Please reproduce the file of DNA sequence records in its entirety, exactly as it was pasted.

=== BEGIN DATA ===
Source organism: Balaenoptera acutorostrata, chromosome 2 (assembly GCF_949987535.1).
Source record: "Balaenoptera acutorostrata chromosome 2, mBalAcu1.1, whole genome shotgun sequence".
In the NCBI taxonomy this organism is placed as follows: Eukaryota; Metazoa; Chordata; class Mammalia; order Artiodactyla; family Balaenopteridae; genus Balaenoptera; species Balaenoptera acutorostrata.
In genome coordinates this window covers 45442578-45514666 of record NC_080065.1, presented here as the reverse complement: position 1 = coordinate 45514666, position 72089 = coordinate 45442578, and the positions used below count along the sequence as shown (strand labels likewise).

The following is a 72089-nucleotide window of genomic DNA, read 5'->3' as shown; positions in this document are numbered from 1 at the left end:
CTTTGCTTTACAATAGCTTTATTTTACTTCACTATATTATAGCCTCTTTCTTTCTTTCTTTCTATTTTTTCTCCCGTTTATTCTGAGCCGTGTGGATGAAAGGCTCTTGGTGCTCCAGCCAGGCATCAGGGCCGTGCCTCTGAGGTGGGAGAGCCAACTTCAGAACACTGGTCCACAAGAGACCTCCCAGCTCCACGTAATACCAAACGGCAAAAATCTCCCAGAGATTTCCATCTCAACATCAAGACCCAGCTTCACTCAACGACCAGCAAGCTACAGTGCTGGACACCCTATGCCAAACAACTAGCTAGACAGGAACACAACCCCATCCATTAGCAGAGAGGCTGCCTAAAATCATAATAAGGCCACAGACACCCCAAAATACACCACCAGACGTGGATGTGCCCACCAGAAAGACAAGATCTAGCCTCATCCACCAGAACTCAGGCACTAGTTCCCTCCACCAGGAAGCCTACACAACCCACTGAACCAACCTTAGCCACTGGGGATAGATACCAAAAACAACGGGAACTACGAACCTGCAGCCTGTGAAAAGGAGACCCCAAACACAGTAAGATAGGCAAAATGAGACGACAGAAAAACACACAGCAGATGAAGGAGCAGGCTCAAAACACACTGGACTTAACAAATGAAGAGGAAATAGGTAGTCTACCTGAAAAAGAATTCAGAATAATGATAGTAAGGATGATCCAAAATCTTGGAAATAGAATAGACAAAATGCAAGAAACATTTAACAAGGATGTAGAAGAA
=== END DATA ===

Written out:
Source organism: Balaenoptera acutorostrata, chromosome 2 (assembly GCF_949987535.1).
Source record: "Balaenoptera acutorostrata chromosome 2, mBalAcu1.1, whole genome shotgun sequence".
In the NCBI taxonomy this organism is placed as follows: Eukaryota; Metazoa; Chordata; class Mammalia; order Artiodactyla; family Balaenopteridae; genus Balaenoptera; species Balaenoptera acutorostrata.
In genome coordinates this window covers 45442578-45514666 of record NC_080065.1, presented here as the reverse complement: position 1 = coordinate 45514666, position 72089 = coordinate 45442578, and the positions used below count along the sequence as shown (strand labels likewise).

The following is a 72089-nucleotide window of genomic DNA, read 5'->3' as shown; positions in this document are numbered from 1 at the left end:
CTTTGCTTTACAATAGCTTTATTTTACTTCACTATATTATAGCCTCTTTCTTTCTTTCTTTCTATTTTTTCTCCCGTTTATTCTGAGCCGTGTGGATGAAAGGCTCTTGGTGCTCCAGCCAGGCATCAGGGCCGTGCCTCTGAGGTGGGAGAGCCAACTTCAGAACACTGGTCCACAAGAGACCTCCCAGCTCCACGTAATACCAAACGGCAAAAATCTCCCAGAGATTTCCATCTCAACATCAAGACCCAGCTTCACTCAACGACCAGCAAGCTACAGTGCTGGACACCCTATGCCAAACAACTAGCTAGACAGGAACACAACCCCATCCATTAGCAGAGAGGCTGCCTAAAATCATAATAAGGCCACAGACACCCCAAAATACACCACCAGACGTGGATGTGCCCACCAGAAAGACAAGATCTAGCCTCATCCACCAGAACTCAGGCACTAGTTCCCTCCACCAGGAAGCCTACACAACCCACTGAACCAACCTTAGCCACTGGGGATAGATACCAAAAACAACGGGAACTACGAACCTGCAGCCTGTGAAAAGGAGACCCCAAACACAGTAAGATAGGCAAAATGAGACGACAGAAAAACACACAGCAGATGAAGGAGCAGGCTCAAAACACACTGGACTTAACAAATGAAGAGGAAATAGGTAGTCTACCTGAAAAAGAATTCAGAATAATGATAGTAAGGATGATCCAAAATCTTGGAAATAGAATAGACAAAATGCAAGAAACATTTAACAAGGATGTAGAAGAA